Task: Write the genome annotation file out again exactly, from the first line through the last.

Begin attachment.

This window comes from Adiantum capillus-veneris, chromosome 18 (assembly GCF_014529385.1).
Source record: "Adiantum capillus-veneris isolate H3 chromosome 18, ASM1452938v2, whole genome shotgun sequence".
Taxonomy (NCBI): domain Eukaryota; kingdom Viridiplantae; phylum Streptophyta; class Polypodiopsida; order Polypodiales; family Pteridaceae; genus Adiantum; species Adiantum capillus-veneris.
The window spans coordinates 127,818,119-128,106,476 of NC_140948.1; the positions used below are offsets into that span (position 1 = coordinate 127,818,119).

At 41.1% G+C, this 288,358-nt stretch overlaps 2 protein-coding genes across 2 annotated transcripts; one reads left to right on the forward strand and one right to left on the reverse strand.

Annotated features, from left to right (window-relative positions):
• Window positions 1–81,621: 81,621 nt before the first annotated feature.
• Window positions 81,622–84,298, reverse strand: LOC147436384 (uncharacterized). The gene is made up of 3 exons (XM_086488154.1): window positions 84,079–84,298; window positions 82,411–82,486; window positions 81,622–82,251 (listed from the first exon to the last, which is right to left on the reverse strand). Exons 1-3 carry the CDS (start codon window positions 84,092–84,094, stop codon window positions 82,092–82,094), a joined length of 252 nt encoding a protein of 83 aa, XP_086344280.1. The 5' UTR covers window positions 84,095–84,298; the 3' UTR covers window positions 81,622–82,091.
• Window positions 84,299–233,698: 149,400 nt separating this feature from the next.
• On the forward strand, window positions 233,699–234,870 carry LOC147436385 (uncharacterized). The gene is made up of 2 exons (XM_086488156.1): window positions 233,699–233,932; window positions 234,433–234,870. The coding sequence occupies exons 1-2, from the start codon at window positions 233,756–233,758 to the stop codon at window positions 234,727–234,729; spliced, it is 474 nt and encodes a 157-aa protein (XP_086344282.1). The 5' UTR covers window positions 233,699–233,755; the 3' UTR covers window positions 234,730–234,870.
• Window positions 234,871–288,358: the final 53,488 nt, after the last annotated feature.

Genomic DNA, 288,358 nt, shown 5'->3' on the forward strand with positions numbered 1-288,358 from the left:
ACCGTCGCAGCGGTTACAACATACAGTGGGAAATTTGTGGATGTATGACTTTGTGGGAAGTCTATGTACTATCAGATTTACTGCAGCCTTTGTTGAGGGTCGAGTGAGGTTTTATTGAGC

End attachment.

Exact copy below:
This window comes from Adiantum capillus-veneris, chromosome 18 (assembly GCF_014529385.1).
Source record: "Adiantum capillus-veneris isolate H3 chromosome 18, ASM1452938v2, whole genome shotgun sequence".
Taxonomy (NCBI): domain Eukaryota; kingdom Viridiplantae; phylum Streptophyta; class Polypodiopsida; order Polypodiales; family Pteridaceae; genus Adiantum; species Adiantum capillus-veneris.
The window spans coordinates 127,818,119-128,106,476 of NC_140948.1; the positions used below are offsets into that span (position 1 = coordinate 127,818,119).

At 41.1% G+C, this 288,358-nt stretch overlaps 2 protein-coding genes across 2 annotated transcripts; one reads left to right on the forward strand and one right to left on the reverse strand.

Annotated features, from left to right (window-relative positions):
• Window positions 1–81,621: 81,621 nt before the first annotated feature.
• Window positions 81,622–84,298, reverse strand: LOC147436384 (uncharacterized). The gene is made up of 3 exons (XM_086488154.1): window positions 84,079–84,298; window positions 82,411–82,486; window positions 81,622–82,251 (listed from the first exon to the last, which is right to left on the reverse strand). Exons 1-3 carry the CDS (start codon window positions 84,092–84,094, stop codon window positions 82,092–82,094), a joined length of 252 nt encoding a protein of 83 aa, XP_086344280.1. The 5' UTR covers window positions 84,095–84,298; the 3' UTR covers window positions 81,622–82,091.
• Window positions 84,299–233,698: 149,400 nt separating this feature from the next.
• On the forward strand, window positions 233,699–234,870 carry LOC147436385 (uncharacterized). The gene is made up of 2 exons (XM_086488156.1): window positions 233,699–233,932; window positions 234,433–234,870. The coding sequence occupies exons 1-2, from the start codon at window positions 233,756–233,758 to the stop codon at window positions 234,727–234,729; spliced, it is 474 nt and encodes a 157-aa protein (XP_086344282.1). The 5' UTR covers window positions 233,699–233,755; the 3' UTR covers window positions 234,730–234,870.
• Window positions 234,871–288,358: the final 53,488 nt, after the last annotated feature.

Genomic DNA, 288,358 nt, shown 5'->3' on the forward strand with positions numbered 1-288,358 from the left:
ACCGTCGCAGCGGTTACAACATACAGTGGGAAATTTGTGGATGTATGACTTTGTGGGAAGTCTATGTACTATCAGATTTACTGCAGCCTTTGTTGAGGGTCGAGTGAGGTTTTATTGAGC